I originally blogged this on my previous blog (now gone) back on January 11, 2011. This follows up on yesterday’s post about the writer’s life. I think it is a shame the way that writers (and actors and many creative professions) have to face the feast or famine reality attached to pursuing a creative life. I have often wondered why super rich actors or producers don’t bargain for a better pay ratio for everyone working on their movies. (Same thing with football players related to stadium workers.) Anyway, we have met the creators of the have and have nots in America, and it is us.
A Story About Toothpaste
A writer said the following about his days with no money. “I had no money – I mean none… I had run out of toothpaste, and I was wondering what to do when I went to the mailbox and there was a free sample.” The writer was Cormac McCarthy, and the interview was after his tenth novel was published. That novel, his post-apocalyptic The Road, won him the Pulitzer Prize. His point was to say there was something magical about choosing a writer’s life.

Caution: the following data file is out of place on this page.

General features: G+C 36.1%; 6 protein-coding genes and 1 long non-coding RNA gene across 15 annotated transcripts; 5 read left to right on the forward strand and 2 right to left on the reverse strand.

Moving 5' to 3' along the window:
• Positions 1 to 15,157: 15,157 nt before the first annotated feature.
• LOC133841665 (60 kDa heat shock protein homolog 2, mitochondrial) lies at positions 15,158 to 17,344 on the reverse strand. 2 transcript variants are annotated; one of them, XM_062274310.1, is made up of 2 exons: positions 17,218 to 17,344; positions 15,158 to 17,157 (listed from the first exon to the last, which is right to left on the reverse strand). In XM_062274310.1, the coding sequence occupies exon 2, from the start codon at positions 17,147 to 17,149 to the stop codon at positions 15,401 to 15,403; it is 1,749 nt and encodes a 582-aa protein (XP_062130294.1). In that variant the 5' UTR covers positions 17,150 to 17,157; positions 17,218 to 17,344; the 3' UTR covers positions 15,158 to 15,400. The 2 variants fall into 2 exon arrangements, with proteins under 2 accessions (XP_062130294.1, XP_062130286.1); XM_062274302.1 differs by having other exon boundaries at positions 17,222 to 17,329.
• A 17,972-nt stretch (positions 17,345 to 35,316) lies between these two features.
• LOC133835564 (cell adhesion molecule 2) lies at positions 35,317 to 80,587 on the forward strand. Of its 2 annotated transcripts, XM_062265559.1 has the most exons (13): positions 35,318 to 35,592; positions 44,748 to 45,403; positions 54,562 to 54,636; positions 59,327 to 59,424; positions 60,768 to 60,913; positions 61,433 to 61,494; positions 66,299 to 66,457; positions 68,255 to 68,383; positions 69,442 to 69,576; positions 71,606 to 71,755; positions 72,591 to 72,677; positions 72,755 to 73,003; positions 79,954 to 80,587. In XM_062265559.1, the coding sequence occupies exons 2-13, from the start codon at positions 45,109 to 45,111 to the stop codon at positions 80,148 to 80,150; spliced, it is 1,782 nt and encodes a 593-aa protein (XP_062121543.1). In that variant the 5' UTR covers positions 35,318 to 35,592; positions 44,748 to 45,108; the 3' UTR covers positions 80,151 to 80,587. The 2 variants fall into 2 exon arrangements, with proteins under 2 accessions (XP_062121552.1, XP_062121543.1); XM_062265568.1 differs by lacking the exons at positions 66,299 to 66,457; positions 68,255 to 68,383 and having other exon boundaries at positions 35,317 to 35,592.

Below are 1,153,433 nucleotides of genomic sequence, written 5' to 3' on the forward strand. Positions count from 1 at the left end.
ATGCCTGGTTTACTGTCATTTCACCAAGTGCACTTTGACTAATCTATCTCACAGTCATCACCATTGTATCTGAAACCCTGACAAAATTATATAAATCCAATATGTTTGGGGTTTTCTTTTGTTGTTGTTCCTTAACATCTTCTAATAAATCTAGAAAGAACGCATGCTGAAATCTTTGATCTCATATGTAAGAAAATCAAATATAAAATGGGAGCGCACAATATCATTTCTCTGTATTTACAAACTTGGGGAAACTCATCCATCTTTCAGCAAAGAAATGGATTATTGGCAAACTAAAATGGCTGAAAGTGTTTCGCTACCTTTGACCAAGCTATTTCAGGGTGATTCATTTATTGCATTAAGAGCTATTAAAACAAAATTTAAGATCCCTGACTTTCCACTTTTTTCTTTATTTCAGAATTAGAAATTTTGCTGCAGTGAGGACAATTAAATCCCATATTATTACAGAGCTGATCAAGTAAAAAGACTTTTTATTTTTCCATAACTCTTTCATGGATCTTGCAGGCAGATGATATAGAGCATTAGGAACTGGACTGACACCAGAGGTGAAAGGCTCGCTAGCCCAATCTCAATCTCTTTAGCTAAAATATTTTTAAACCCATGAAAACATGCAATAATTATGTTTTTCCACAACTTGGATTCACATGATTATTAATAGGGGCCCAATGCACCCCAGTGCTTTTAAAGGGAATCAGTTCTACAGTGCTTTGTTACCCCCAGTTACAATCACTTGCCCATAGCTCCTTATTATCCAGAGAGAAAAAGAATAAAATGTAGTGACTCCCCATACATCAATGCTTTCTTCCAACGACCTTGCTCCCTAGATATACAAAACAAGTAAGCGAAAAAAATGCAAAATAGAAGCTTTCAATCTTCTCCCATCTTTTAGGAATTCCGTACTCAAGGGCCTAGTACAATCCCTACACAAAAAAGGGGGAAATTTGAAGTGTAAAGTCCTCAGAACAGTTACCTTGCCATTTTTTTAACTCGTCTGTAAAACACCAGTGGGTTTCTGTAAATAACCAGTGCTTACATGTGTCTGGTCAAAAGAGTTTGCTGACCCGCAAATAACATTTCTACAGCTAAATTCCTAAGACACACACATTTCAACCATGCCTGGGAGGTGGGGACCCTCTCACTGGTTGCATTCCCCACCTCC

An article from The Sunday Times in 2008 said this about his writing. “McCarthy’s books were, and are, implacably grim and violent. They are also stylistically challenging, often plotless, lacking traditional punctuation and arcane in their vocabulary. And McCarthy did nothing to publicise them or himself. As ‘the most celebrated recluse in American literature since JD Salinger’, he refuses to go on book tours, won’t teach or lecture….”
I’d like to believe in the magic of choosing a writer’s life, but mostly the belief in magic is borne out of surviving without much money compared to others. In America especially, there is a malicious indifference toward writers and creative people. Perhaps that is why so much literature coming out of America is dark, horrific and apocalyptic. It’d be nice if that were different, but it’s not. Writers are in many ways ‘gatekeepers of the craziness’ in the world. Reveal too much, and you are castigated and cast out. Reveal too little or not make it easily digestible, and you face the malicious indifference.
I’m not saying Cormac McCarthy is a great writer or a hero of mine. I’m just noting something about how America treats its writers.